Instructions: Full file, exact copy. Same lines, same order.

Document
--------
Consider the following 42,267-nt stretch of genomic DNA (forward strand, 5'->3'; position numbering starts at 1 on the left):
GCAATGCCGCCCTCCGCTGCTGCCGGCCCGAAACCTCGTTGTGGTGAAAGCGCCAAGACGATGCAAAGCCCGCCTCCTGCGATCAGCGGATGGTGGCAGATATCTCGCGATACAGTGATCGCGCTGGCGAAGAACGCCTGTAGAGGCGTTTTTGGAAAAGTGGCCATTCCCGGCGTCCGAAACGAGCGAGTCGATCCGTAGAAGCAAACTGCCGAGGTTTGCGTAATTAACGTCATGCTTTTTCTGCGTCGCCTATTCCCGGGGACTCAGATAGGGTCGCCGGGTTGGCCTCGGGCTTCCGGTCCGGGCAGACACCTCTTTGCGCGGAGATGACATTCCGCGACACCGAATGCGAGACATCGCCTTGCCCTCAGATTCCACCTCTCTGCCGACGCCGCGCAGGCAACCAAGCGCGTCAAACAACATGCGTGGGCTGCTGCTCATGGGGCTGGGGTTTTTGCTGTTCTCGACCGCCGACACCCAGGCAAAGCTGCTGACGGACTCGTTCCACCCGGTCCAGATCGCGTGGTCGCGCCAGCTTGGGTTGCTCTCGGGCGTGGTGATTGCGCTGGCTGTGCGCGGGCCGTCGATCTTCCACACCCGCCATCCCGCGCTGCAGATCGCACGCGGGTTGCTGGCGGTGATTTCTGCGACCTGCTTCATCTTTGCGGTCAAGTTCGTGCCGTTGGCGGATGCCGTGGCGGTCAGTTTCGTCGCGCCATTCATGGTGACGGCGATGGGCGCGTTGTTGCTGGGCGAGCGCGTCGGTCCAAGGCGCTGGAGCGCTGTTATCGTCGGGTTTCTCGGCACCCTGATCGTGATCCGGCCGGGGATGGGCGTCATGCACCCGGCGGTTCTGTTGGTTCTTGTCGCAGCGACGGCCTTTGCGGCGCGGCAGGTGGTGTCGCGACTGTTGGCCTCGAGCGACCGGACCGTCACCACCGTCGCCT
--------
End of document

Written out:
Consider the following 42,267-nt stretch of genomic DNA (forward strand, 5'->3'; position numbering starts at 1 on the left):
GCAATGCCGCCCTCCGCTGCTGCCGGCCCGAAACCTCGTTGTGGTGAAAGCGCCAAGACGATGCAAAGCCCGCCTCCTGCGATCAGCGGATGGTGGCAGATATCTCGCGATACAGTGATCGCGCTGGCGAAGAACGCCTGTAGAGGCGTTTTTGGAAAAGTGGCCATTCCCGGCGTCCGAAACGAGCGAGTCGATCCGTAGAAGCAAACTGCCGAGGTTTGCGTAATTAACGTCATGCTTTTTCTGCGTCGCCTATTCCCGGGGACTCAGATAGGGTCGCCGGGTTGGCCTCGGGCTTCCGGTCCGGGCAGACACCTCTTTGCGCGGAGATGACATTCCGCGACACCGAATGCGAGACATCGCCTTGCCCTCAGATTCCACCTCTCTGCCGACGCCGCGCAGGCAACCAAGCGCGTCAAACAACATGCGTGGGCTGCTGCTCATGGGGCTGGGGTTTTTGCTGTTCTCGACCGCCGACACCCAGGCAAAGCTGCTGACGGACTCGTTCCACCCGGTCCAGATCGCGTGGTCGCGCCAGCTTGGGTTGCTCTCGGGCGTGGTGATTGCGCTGGCTGTGCGCGGGCCGTCGATCTTCCACACCCGCCATCCCGCGCTGCAGATCGCACGCGGGTTGCTGGCGGTGATTTCTGCGACCTGCTTCATCTTTGCGGTCAAGTTCGTGCCGTTGGCGGATGCCGTGGCGGTCAGTTTCGTCGCGCCATTCATGGTGACGGCGATGGGCGCGTTGTTGCTGGGCGAGCGCGTCGGTCCAAGGCGCTGGAGCGCTGTTATCGTCGGGTTTCTCGGCACCCTGATCGTGATCCGGCCGGGGATGGGCGTCATGCACCCGGCGGTTCTGTTGGTTCTTGTCGCAGCGACGGCCTTTGCGGCGCGGCAGGTGGTGTCGCGACTGTTGGCCTCGAGCGACCGGACCGTCACCACCGTCGCCT